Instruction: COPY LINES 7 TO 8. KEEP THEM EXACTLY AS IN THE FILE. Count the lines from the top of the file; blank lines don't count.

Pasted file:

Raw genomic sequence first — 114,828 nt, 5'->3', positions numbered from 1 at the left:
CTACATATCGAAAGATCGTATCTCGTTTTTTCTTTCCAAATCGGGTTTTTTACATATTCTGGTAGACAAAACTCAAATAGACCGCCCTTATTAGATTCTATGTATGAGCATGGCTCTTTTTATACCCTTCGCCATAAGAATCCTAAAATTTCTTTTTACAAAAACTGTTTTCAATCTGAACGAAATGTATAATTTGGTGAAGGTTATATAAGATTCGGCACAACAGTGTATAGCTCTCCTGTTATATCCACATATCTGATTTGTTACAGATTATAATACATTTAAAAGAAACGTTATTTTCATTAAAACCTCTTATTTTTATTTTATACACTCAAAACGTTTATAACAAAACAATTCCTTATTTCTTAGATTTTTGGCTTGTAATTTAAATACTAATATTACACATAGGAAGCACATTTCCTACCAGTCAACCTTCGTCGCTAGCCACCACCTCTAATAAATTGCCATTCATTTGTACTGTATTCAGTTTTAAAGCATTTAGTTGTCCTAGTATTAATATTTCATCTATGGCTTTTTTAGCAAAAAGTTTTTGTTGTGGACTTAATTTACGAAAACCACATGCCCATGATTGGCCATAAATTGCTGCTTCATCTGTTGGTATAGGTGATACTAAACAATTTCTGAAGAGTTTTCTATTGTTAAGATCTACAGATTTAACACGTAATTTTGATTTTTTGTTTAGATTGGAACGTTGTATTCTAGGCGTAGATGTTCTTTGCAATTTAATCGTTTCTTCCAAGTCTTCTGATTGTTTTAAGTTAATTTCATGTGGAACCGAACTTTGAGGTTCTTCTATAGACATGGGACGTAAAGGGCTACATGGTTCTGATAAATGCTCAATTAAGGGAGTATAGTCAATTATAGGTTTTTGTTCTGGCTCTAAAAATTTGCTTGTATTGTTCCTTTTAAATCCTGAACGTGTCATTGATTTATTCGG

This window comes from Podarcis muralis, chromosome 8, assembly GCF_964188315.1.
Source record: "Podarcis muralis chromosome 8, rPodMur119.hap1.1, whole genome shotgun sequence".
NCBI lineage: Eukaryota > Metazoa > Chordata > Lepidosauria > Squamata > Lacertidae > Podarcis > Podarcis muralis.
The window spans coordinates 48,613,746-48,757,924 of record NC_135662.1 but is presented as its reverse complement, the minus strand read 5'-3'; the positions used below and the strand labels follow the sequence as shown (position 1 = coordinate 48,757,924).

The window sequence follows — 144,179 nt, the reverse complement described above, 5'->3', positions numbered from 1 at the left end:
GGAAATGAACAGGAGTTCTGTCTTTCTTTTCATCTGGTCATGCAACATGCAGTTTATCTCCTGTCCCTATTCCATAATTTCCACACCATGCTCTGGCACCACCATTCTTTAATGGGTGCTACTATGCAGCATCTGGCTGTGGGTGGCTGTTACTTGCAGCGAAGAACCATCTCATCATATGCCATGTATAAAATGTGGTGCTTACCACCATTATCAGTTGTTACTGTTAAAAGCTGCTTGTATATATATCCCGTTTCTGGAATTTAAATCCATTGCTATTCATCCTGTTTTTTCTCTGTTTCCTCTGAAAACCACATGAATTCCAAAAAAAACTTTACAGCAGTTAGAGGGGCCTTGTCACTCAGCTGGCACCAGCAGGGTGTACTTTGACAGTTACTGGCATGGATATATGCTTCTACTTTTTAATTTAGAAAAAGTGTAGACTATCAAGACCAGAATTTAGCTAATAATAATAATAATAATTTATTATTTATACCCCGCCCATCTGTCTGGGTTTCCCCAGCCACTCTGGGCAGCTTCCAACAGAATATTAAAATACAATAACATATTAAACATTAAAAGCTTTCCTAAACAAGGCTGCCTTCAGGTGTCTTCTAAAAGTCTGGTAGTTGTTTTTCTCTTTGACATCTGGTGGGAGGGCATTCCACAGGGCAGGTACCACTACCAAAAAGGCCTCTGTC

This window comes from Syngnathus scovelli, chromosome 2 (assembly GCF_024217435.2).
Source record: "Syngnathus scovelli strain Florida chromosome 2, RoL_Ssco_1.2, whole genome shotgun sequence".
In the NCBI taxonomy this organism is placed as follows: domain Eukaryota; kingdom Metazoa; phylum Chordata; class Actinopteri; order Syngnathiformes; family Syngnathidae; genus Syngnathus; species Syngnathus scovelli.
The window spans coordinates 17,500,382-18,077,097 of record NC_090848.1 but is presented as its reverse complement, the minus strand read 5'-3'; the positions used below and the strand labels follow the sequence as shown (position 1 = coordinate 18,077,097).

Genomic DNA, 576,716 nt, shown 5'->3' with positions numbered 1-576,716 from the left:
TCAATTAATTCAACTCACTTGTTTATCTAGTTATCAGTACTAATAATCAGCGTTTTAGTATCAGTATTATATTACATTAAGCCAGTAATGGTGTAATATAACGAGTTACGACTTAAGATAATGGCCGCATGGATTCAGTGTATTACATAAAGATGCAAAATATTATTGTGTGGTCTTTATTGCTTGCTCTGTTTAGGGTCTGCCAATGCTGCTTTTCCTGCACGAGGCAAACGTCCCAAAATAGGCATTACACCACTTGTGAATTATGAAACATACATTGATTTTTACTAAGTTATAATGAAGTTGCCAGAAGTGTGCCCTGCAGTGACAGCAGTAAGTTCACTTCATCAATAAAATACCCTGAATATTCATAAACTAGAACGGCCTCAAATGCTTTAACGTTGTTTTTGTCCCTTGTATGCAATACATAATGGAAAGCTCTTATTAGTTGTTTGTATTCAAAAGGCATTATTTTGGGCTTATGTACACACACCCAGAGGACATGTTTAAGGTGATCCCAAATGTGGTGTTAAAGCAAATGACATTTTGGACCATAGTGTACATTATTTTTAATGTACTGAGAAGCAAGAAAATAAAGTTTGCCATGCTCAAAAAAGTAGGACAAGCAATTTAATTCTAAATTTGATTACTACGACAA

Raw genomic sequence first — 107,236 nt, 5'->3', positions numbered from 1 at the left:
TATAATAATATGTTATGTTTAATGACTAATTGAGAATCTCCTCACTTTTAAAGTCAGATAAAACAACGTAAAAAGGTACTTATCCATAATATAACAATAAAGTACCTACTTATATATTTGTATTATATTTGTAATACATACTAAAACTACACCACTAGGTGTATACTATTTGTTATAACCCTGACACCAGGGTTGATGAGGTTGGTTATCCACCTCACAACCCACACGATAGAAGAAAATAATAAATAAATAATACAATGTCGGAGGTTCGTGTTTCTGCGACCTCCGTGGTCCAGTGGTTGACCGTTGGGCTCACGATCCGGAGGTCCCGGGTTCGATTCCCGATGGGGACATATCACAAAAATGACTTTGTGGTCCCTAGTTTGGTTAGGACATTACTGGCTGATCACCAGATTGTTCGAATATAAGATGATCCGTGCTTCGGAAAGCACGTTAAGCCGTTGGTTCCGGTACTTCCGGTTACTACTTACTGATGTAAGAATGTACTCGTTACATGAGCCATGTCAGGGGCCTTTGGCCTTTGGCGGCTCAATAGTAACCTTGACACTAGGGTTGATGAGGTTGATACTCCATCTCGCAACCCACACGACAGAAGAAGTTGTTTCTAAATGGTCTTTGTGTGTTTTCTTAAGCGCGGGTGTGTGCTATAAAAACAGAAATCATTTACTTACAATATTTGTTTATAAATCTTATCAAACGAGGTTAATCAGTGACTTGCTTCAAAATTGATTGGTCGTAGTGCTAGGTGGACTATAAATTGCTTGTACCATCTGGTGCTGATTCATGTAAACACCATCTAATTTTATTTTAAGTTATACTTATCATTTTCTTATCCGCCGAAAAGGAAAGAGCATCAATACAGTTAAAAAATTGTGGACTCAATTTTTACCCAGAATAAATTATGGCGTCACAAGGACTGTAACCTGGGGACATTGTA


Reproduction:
The window sequence follows — 144,179 nt, the reverse complement described above, 5'->3', positions numbered from 1 at the left end:
GGAAATGAACAGGAGTTCTGTCTTTCTTTTCATCTGGTCATGCAACATGCAGTTTATCTCCTGTCCCTATTCCATAATTTCCACACCATGCTCTGGCACCACCATTCTTTAATGGGTGCTACTATGCAGCATCTGGCTGTGGGTGGCTGTTACTTGCAGCGAAGAACCATCTCATCATATGCCATGTATAAAATGTGGTGCTTACCACCATTATCAGTTGTTACTGTTAAAAGCTGCTTGTATATATATCCCGTTTCTGGAATTTAAATCCATTGCTATTCATCCTGTTTTTTCTCTGTTTCCTCTGAAAACCACATGAATTCCAAAAAAAACTTTACAGCAGTTAGAGGGGCCTTGTCACTCAGCTGGCACCAGCAGGGTGTACTTTGACAGTTACTGGCATGGATATATGCTTCTACTTTTTAATTTAGAAAAAGTGTAGACTATCAAGACCAGAATTTAGCTAATAATAATAATAATAATTTATTATTTATACCCCGCCCATCTGTCTGGGTTTCCCCAGCCACTCTGGGCAGCTTCCAACAGAATATTAAAATACAATAACATATTAAACATTAAAAGCTTTCCTAAACAAGGCTGCCTTCAGGTGTCTTCTAAAAGTCTGGTAGTTGTTTTTCTCTTTGACATCTGGTGGGAGGGCATTCCACAGGGCAGGTACCACTACCAAAAAGGCCTCTGTC